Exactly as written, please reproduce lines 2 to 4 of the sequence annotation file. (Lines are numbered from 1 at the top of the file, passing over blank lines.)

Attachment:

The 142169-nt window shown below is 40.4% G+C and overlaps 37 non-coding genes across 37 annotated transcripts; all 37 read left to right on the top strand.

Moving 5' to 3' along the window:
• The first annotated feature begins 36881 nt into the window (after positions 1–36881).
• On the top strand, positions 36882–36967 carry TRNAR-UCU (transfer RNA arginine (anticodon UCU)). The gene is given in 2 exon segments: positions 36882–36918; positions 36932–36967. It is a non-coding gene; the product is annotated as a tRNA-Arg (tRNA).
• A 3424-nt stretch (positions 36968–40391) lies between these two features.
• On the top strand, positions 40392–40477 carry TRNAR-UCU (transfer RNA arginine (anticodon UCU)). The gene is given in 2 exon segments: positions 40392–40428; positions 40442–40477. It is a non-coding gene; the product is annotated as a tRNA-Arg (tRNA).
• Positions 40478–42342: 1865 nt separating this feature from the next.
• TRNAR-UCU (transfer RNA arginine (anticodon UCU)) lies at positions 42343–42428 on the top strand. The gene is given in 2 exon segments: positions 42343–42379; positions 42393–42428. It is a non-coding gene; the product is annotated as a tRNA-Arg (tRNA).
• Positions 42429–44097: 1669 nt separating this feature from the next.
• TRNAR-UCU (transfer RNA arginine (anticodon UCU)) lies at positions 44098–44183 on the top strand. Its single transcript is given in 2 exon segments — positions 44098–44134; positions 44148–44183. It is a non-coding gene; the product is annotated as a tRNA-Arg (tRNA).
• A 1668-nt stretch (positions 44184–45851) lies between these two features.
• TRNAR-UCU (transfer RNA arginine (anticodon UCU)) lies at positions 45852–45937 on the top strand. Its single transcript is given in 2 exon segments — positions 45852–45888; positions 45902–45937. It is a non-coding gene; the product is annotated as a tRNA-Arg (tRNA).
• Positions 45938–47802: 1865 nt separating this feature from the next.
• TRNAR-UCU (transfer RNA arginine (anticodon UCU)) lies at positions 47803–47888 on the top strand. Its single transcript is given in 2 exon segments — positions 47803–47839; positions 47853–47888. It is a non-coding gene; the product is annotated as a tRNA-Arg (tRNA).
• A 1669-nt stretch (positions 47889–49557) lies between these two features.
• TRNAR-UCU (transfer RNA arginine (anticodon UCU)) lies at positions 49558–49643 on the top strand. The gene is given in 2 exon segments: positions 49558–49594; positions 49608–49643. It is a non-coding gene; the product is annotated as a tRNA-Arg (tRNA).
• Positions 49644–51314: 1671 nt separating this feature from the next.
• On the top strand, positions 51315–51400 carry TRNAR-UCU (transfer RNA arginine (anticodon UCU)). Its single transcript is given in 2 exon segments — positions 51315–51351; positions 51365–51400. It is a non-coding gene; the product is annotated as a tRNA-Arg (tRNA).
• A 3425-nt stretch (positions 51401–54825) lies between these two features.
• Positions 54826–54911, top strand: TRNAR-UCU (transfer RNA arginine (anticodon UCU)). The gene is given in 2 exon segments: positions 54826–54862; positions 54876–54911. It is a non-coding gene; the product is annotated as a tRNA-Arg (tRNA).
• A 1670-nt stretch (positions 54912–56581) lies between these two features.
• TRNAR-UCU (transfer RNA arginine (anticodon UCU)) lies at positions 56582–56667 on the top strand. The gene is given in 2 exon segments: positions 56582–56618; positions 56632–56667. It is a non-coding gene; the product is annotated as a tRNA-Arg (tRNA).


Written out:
Moving 5' to 3' along the window:
• The first annotated feature begins 36881 nt into the window (after positions 1–36881).
• On the top strand, positions 36882–36967 carry TRNAR-UCU (transfer RNA arginine (anticodon UCU)). The gene is given in 2 exon segments: positions 36882–36918; positions 36932–36967. It is a non-coding gene; the product is annotated as a tRNA-Arg (tRNA).